There is, in fact, a reason the Rohingya are here, and a reason they cannot be sent back.
The Rohingya are the world’s biggest stateless ethnic group. There are about a million of them, most of whom live in northern Rakhine.
They are Muslim by religion. Myanmar’s government does not recognise them as citizens, which results in their legalised persecution.
There are numerous restrictions on them, including on their movement, access to the economy, education, health and other rights, which keep them in poverty and squalor.
Under Myanmar’s discriminatory 1982 citizenship law, only those who trace their residence in the country to before 1823, or those belonging to the majority Burman, or Kachin, Kayah, Karen, Chin, Mon, Rakhine and Shan ethnic groups, qualify for full citizenship. A list of another 135 ethnic groups, drawn up in 1982 and made public in 1990, did not include the Rohingya. Other categories of citizenship are technically open to Rohingya, but in practical terms, make their acceptance impossible.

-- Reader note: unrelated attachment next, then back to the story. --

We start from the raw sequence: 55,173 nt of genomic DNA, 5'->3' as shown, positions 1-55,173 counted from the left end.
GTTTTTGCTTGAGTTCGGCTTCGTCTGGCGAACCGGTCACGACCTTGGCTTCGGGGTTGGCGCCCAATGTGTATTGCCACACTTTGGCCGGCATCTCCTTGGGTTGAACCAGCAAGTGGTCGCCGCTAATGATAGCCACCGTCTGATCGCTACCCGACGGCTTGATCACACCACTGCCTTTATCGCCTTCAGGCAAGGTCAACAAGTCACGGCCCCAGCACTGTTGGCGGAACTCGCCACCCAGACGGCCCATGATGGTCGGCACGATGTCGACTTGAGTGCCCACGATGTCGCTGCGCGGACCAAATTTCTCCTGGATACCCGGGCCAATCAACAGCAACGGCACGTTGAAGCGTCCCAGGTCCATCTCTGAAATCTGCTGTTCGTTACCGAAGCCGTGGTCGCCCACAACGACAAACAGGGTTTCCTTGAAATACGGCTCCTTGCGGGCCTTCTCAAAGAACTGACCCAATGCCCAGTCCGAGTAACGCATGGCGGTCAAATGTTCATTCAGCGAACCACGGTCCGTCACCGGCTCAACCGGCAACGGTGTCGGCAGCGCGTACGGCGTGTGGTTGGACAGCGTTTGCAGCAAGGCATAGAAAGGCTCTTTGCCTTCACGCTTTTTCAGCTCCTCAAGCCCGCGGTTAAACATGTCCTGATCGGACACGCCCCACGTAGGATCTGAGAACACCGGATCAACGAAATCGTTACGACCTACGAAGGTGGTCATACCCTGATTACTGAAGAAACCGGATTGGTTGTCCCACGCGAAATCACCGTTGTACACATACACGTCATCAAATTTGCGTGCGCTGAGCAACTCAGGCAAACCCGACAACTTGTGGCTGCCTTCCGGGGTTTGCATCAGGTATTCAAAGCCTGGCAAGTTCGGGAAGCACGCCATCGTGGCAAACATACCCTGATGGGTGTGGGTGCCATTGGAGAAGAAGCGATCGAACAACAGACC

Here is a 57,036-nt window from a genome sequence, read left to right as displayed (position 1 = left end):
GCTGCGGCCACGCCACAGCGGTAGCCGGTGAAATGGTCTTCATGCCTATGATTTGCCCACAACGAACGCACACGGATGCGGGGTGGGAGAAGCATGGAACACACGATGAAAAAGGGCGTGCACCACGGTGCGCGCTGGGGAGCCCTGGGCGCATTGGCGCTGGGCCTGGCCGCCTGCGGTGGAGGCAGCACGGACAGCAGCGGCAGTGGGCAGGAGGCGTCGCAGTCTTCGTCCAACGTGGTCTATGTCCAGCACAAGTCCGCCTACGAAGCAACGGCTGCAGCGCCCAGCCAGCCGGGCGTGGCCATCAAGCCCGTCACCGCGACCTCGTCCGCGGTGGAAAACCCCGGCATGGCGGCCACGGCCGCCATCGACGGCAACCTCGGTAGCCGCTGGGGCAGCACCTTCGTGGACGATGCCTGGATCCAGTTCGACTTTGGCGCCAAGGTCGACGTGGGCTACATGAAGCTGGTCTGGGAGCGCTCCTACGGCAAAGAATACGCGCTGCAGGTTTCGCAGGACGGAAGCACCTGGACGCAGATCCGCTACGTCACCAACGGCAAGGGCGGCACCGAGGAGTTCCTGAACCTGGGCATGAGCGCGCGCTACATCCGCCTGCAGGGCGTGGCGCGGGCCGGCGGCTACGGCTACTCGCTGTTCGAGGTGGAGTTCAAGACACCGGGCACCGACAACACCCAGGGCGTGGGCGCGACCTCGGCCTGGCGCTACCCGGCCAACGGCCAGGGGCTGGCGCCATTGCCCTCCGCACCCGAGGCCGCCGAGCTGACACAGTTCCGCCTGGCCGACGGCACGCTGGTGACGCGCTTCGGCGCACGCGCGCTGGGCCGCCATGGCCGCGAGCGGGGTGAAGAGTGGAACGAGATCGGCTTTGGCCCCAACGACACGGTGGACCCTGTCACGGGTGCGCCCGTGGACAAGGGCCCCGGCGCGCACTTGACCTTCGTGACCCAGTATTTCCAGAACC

The Rohingya trace their origins in Rakhine to the 15th century or earlier. But the official name for them today is “Bengali”, intended to underline that they came to Rakhine as part of the British East India Company’s expansion into Burma after it defeated the Burmese king in 1826. (This is why 1823 is the cut-off date for both the 1948 and 1982 Citizenship Acts.) The Burman, Chinese, Malay and Thai Muslims have a different, better relationship with the Myanmar state. The Rohingya are also racially different.